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Children's cupcakes

(post, Caroline Cummins)

This week, my older daughter will turn 4. In previous years, she's either been oblivious to the whole birthday-festivity thing, or just confused by it. But this year she gets it — especially the cake-and-presents part. So, for the first time, we're making a relatively big deal out of it.

She has requested a cake flavor — chocolate, her favorite — and wants to help make cupcakes to take to her preschool on her birthday. In the interest of transportation ease, we are going to make Black Bottom Cupcakes, which hit both the required chocolaty (the cake) and creamy (the cream-cheese filling) notes. (The chocolate chips dotting the filling are a bonus.) And then, on the weekend, we will do another variation of the whole cake-baking thing for a family party — probably Texas Sheet Cake.

All this cake-and-birthday planning reminds me of my own days of school birthday parties. The heyday for these roughly corresponds with the heyday for birthday parties in general: kindergarten through fifth grade. You bring enough cupcakes for everybody in your class to school on your birthday, and at some point the teacher sets aside time for everyone to sing "Happy Birthday" and snarf cupcakes.

Well, at least that was how it worked in my public elementary schools in Seattle. My husband, who attended East Coast public schools with a decidedly more hippie bent, was shocked to find out that cupcake parties were a regular thing. 

"We weren't allowed to bring anything to school on our birthdays," he said. "It wasn't fair to the kids who had summer birthdays."

"But the summer-birthday kids got to have outdoor parties!" I protested. "Us winter kids were always stuck inside for our parties. I think it was a fair trade-off."

[%image reference-image float=right width=400 caption="Black Bottom Cupcakes are a childhood delight."]

Of course, given that the school cupcake standard in my day was Duncan Hines, and the cupcake standard these days seems to be the equally chemical variety that comes boxed up in plastic clamshells from the supermarket, I'm not sure that my husband's set-up isn't an improvement.

But I still think that bringing birthday treats to school is a nice tradition, especially if you can swing the homemade variety and make them with an enthusiastic birthday kid the night before. And someday I might actually manage the gold standard from my childhood: the cheesecake cupcake.

Now, I'm not a cheesecake person. In fact, I don't find the typical heavy, dense, chalky American cheesecake at all appealing. But the cheesecake cupcake I was privileged to enjoy as a kid was a different dessert entirely. Light, delicate, soft, creamy, with a nice contrasting gentle crunch of graham-cracker crust, the cupcakes were tangy as well as sweet, and just the right size in cupcake form.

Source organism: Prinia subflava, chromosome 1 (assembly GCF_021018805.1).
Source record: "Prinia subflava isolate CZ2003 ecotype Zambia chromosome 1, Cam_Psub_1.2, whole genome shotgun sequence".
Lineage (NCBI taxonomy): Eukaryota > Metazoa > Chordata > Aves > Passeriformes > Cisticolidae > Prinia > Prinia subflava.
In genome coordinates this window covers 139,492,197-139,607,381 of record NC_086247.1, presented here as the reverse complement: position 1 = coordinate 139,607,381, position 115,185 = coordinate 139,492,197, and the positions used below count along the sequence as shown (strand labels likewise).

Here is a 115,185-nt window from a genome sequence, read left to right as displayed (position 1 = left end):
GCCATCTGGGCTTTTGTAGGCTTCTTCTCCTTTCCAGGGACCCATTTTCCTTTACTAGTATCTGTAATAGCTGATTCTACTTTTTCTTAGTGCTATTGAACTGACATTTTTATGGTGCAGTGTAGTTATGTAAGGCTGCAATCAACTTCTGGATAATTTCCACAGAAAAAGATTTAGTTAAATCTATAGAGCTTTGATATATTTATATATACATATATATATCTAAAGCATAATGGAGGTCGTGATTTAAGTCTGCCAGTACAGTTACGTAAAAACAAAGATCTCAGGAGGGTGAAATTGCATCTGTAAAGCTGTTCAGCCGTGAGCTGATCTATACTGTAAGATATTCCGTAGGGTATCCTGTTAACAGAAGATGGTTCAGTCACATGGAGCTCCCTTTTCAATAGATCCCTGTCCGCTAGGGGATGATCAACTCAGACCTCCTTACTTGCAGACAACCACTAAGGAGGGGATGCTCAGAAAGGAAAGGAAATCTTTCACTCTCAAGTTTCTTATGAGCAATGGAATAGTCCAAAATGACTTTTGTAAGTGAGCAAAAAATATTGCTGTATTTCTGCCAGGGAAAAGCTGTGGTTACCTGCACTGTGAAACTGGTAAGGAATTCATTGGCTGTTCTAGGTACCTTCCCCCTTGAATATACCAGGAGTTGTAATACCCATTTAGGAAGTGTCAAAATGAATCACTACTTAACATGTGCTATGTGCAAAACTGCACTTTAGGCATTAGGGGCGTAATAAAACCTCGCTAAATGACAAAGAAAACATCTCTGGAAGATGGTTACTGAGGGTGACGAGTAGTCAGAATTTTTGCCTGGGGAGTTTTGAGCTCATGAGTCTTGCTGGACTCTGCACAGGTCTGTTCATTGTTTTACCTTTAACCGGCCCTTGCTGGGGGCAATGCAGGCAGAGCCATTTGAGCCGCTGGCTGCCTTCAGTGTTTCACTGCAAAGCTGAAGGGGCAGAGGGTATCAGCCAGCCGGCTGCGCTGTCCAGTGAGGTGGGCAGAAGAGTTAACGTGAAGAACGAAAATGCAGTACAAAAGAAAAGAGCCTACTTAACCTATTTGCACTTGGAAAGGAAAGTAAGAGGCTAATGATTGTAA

They were a once-a-year treat, because only one kid brought them to school. I can't think of those cupcakes now without a twinge of guilt and regret, because despite their vast superiority to the typical school cupcake, they were different. And being different, of course, is risky business in school.

Granted, I was in the "gifted" class, the class crammed with all the early readers who talked too much and all the math whizzes who didn't really know when to talk at all. But the Cheesecake Cupcake kid stood out even in this company for his discomfort with his peers, his inability to make small talk, his difference. And so the class bullies picked on him, and the rest of us cowards stayed mum.


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I think his parents must have fought, all along, for his right to be different. They had saddled him from the get-go with an unusual Biblical name — not a traditionally popular moniker, like Jacob or Michael, and not a trendy one, like today's Ezra or Luke, but one of those truly esoteric labels along the lines of Ichabod or Jephthah. And every year, this kid showed up on his birthday with those cheesecake cupcakes.

I mean, they weren't even cake! And they didn't have frosting on top! And they had shiny silver wrappers instead of regular paper. And they were always plain white vanilla, nothing interesting like chocolate or even colored sprinkles. Weird, weird, weird! What were his parents thinking? 

I never had the guts to tell the oddball kid how much I looked forward to his wacky birthday cakes. Sure, I liked the Duncan Hines just fine. But the cheesecakes were special. They weren't just different and clearly homemade; they were delicious. So delicious, in fact, that they are the only cheesecake I would be eager to try again, to get the recipe, to concoct for my own children.

So far, though, I have contented myself with Googling the cheesecake kid to find out what happened to him. True to form, he is now pursuing post-doctoral work at one of our nation's more esteemed institutes of higher scientific learning.

I admit it would be cooler if he had continued to be wildly different, along the lines of, say, Hedy Lamarr or Danica McKellar — you know, nerds who pursue unusual life paths. But I'm OK with the standard brainiac success story. Eat that, classroom bullies!

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